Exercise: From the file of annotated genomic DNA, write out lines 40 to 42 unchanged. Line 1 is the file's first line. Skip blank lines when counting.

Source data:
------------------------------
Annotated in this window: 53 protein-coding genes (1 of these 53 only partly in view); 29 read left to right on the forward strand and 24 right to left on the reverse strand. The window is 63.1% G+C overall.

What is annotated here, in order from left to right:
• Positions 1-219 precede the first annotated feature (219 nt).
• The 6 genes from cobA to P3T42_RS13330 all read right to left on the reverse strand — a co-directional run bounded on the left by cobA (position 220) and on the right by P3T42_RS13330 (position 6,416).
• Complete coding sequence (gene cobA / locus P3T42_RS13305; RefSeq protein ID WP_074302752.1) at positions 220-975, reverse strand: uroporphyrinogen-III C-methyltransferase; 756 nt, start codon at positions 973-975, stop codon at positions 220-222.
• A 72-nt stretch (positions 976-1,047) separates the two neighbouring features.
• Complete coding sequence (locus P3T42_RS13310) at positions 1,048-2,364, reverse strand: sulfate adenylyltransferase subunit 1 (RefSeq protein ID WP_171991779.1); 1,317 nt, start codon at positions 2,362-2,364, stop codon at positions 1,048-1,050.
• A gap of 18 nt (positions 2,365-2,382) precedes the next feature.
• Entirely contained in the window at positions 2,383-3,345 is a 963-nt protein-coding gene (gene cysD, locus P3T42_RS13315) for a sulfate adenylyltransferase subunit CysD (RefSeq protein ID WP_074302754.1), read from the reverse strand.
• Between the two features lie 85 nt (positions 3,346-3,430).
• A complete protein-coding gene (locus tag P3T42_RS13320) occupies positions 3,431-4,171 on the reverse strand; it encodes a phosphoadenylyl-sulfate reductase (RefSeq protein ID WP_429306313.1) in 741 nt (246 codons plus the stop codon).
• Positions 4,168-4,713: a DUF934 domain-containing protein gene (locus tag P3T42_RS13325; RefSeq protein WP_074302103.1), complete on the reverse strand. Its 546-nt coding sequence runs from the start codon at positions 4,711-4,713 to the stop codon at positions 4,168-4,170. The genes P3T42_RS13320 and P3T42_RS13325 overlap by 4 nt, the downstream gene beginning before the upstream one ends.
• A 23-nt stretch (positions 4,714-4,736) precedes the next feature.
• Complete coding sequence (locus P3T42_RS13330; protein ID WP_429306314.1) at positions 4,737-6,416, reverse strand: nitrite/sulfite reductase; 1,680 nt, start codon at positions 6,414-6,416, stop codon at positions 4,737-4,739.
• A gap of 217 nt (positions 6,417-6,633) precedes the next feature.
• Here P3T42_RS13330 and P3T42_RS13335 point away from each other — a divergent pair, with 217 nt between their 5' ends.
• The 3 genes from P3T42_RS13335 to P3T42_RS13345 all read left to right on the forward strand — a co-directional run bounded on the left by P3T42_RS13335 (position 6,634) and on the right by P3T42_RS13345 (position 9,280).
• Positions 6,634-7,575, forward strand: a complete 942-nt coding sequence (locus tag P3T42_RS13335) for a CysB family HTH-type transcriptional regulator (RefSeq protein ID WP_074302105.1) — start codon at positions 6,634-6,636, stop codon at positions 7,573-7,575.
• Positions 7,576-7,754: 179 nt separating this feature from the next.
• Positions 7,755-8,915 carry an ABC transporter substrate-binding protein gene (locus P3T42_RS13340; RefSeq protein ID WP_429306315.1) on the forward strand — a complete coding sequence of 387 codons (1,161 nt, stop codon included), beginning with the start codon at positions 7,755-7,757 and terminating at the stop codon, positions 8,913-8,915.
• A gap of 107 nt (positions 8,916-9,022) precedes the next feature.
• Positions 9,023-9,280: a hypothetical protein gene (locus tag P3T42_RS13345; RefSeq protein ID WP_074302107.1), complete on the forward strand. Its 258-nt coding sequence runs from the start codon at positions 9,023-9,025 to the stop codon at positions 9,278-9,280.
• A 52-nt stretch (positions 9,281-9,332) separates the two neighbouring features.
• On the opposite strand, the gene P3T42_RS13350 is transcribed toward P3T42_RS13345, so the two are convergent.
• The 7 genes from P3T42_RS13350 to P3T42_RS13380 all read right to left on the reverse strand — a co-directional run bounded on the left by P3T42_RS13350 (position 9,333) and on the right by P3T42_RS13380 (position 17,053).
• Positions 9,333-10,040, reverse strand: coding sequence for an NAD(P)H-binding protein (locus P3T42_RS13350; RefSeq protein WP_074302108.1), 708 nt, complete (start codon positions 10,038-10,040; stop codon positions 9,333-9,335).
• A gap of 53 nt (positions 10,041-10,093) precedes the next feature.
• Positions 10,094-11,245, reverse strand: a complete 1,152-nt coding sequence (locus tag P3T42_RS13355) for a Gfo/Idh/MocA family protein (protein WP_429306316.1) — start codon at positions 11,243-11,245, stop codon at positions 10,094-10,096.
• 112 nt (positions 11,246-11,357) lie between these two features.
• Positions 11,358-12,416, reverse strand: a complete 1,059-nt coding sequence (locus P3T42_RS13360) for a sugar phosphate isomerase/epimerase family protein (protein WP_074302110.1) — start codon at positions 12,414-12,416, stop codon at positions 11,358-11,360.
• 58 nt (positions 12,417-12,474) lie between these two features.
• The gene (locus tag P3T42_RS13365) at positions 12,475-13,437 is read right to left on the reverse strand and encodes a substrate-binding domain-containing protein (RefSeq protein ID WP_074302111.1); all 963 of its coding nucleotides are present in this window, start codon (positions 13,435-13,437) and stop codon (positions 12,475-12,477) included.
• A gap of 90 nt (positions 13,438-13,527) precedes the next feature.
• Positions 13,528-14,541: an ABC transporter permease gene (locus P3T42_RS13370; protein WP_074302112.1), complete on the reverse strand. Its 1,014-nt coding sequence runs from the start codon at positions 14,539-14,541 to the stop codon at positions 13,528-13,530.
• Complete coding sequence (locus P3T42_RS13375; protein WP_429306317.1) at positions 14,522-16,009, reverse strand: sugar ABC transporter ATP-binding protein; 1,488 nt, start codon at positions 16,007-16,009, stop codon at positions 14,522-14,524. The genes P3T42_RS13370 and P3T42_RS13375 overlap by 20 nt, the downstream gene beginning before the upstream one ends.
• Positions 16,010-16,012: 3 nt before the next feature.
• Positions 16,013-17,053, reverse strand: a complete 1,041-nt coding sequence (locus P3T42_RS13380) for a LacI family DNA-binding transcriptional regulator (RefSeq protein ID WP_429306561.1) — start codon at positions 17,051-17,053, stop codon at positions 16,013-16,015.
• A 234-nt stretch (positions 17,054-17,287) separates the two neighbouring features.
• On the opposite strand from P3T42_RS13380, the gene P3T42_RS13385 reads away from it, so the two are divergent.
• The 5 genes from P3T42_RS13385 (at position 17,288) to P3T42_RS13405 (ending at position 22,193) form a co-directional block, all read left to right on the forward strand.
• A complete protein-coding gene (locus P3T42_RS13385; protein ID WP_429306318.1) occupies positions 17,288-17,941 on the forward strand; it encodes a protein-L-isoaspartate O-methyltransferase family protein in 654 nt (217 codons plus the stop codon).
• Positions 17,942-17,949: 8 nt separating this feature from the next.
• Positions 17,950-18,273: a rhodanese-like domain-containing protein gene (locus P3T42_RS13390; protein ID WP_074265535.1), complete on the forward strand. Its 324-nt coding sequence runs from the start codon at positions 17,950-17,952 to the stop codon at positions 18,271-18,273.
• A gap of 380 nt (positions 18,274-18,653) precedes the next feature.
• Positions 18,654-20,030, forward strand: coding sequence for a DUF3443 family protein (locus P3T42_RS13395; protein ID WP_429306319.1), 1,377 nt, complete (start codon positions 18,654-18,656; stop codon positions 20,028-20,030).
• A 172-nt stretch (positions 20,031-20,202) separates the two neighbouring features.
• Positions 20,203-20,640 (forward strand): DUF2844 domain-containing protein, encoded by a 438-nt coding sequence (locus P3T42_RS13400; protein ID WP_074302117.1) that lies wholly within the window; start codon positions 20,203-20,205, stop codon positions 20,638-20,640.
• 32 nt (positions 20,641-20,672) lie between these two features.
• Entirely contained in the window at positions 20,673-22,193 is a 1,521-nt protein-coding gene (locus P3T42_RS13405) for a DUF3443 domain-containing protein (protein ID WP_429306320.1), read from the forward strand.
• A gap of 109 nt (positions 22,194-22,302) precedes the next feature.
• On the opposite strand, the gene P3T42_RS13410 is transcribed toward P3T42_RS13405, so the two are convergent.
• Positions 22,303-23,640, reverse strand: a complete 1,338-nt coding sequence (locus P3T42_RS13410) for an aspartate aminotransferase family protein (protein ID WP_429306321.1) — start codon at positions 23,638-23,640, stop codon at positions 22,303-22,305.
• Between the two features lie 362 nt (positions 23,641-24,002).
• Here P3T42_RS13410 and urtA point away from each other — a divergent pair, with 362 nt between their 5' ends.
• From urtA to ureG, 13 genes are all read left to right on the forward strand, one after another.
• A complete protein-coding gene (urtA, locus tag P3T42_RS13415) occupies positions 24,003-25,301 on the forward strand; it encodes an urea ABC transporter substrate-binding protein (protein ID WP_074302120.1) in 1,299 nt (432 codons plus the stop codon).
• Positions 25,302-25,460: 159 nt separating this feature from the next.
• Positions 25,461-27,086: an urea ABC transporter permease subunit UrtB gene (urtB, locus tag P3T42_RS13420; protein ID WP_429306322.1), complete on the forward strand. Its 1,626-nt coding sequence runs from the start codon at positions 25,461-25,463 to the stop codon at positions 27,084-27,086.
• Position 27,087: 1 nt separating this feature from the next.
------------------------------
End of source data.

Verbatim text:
• The 5 genes from P3T42_RS13385 (at position 17,288) to P3T42_RS13405 (ending at position 22,193) form a co-directional block, all read left to right on the forward strand.
• A complete protein-coding gene (locus P3T42_RS13385; protein ID WP_429306318.1) occupies positions 17,288-17,941 on the forward strand; it encodes a protein-L-isoaspartate O-methyltransferase family protein in 654 nt (217 codons plus the stop codon).
• Positions 17,942-17,949: 8 nt separating this feature from the next.